If you’re looking to hunt a sandhill crane, you might be interested in the Kentucky Fish and Wildlife Commission meeting today. On the agenda is a proposal to make the Bluegrass State (actually a commonwealth) the first state east of the Mississippi river to offer sandhill hunting.
Biologists for the Kentucky Department of Fish and Wildlife Resources have decided that since the flock has recovered from near-extinction levels to today, where seeing a sandhill is a commonplace occurrence, it’s time to offer hunters a chance to harvest a few of the birds.
Not surprisingly, there are a few people upset by the proposal. According to media reports, the primary flack has come from bird watchers. The spokesman for the Kentucky Coalition for Sandhill Cranes, Ben Yendall, was quoted as saying “…the fundamental basis of our objection…(is that) the birds haven’t been hunted in Kentucky in nearly 100 years. There’s no emergency to go out and start hunting these birds.”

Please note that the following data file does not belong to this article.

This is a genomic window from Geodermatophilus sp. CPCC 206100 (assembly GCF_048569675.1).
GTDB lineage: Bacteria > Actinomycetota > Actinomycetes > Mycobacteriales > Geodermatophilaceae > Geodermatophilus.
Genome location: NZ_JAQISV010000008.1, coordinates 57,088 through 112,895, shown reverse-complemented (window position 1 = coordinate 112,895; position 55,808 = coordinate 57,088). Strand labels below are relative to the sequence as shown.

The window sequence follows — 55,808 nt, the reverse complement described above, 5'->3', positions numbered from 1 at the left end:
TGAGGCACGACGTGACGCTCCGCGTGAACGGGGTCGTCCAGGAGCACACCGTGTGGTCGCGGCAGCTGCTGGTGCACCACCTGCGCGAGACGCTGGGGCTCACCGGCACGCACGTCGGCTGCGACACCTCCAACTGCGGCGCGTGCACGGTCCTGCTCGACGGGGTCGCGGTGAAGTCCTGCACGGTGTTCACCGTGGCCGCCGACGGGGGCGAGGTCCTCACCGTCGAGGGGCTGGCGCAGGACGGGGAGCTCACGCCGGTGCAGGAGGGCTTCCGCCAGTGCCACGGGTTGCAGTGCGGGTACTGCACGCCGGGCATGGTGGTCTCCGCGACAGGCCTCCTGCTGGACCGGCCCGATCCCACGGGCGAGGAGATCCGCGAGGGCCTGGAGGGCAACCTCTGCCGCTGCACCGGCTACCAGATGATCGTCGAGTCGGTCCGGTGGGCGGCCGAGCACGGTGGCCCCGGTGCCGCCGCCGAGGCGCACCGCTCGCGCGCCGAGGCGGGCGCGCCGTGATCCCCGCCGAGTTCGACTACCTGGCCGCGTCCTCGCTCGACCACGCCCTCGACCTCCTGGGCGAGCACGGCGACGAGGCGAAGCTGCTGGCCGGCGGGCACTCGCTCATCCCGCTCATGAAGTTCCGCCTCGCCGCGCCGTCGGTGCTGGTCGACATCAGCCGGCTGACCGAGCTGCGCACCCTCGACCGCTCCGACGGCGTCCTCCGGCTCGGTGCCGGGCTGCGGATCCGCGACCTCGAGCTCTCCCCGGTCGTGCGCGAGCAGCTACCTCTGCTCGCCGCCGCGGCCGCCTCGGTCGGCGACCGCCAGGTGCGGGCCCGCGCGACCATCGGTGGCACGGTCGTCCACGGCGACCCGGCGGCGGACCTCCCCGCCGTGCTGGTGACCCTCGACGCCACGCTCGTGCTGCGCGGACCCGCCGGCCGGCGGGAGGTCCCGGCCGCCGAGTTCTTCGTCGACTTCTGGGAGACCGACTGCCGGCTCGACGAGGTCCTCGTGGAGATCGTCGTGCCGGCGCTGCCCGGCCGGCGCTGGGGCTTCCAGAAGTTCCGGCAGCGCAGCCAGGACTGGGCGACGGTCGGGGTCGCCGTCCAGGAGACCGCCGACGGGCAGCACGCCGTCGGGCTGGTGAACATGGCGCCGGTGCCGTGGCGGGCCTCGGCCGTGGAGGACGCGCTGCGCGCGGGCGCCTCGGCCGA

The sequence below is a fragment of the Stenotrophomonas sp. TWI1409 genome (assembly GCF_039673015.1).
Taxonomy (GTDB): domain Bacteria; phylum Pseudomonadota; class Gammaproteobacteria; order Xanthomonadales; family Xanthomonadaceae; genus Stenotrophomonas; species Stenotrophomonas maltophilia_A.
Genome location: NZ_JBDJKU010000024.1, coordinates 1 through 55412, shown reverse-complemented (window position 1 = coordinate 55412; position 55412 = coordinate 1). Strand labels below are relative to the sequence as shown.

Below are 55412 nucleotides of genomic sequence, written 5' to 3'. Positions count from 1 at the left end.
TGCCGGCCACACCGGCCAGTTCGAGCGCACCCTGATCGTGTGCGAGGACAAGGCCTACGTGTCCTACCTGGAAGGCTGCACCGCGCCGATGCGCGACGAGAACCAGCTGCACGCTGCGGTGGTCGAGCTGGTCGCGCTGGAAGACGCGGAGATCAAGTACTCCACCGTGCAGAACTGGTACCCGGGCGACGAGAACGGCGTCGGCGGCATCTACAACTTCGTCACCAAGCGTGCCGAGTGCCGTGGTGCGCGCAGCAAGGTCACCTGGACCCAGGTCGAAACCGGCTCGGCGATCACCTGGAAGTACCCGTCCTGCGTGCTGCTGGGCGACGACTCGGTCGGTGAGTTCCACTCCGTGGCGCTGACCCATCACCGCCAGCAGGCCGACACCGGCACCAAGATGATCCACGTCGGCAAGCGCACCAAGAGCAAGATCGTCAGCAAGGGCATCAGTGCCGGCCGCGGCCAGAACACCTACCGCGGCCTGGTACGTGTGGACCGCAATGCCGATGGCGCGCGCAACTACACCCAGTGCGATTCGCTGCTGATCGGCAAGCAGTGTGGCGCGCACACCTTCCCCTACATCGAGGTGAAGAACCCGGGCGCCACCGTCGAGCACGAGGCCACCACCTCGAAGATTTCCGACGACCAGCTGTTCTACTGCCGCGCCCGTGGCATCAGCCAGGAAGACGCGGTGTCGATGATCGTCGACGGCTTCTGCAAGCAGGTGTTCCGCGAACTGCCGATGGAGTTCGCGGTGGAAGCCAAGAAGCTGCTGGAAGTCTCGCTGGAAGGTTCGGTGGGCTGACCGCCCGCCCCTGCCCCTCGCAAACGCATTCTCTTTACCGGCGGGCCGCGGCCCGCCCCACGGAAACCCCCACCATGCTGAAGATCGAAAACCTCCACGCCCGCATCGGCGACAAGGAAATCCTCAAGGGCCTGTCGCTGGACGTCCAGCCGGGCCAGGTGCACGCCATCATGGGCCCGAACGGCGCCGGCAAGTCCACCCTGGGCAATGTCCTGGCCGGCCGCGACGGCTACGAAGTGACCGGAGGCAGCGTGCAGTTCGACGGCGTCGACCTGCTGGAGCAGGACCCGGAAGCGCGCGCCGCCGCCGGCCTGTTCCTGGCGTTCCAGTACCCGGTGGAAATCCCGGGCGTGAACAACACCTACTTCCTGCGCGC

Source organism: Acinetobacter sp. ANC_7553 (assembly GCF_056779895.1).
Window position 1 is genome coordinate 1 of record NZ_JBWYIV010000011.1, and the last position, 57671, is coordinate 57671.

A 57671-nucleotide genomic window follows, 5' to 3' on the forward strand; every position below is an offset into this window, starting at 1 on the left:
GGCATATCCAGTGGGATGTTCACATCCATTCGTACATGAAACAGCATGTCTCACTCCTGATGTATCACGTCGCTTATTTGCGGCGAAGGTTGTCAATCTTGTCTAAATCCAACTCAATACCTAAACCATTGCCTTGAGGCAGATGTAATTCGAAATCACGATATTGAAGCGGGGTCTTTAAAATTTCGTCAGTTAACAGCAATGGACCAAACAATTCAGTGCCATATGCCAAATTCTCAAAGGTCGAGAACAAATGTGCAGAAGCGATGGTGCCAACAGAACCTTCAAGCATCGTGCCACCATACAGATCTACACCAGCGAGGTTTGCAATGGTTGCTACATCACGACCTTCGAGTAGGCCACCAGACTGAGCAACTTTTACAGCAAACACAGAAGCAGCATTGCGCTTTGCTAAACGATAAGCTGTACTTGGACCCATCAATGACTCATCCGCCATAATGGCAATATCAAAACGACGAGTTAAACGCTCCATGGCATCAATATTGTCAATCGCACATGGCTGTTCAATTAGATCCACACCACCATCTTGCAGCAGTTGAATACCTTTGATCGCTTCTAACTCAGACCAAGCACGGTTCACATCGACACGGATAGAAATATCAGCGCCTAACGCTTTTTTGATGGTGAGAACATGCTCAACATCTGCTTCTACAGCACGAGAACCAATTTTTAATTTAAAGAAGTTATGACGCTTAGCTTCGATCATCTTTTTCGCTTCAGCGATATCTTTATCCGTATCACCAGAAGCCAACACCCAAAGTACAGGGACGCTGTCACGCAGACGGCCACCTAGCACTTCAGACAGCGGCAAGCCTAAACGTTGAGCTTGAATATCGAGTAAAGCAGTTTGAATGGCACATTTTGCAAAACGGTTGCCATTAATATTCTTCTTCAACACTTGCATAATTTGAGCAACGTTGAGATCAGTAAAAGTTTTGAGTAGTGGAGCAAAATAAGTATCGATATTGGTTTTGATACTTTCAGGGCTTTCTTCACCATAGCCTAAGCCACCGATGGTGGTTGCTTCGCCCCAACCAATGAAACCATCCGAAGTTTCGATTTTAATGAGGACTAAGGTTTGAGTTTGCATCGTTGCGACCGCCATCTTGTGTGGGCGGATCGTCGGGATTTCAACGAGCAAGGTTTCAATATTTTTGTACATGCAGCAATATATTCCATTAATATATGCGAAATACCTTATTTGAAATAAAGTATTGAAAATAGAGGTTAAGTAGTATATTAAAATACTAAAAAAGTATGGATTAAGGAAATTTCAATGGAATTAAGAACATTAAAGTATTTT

We would note that, at the speed which regulatory processes move, it’s a good thing that this isn’t an emergency. It is our opinion that Mr. Yendall and his group wouldn’t be happy if crane hunting wasn’t started for another 50 years.
By the way, though the huge migratory birds might seem a gangly, easy target for gunners, those who have hunted the cranes note that they are extremely wary and challenging to hunt.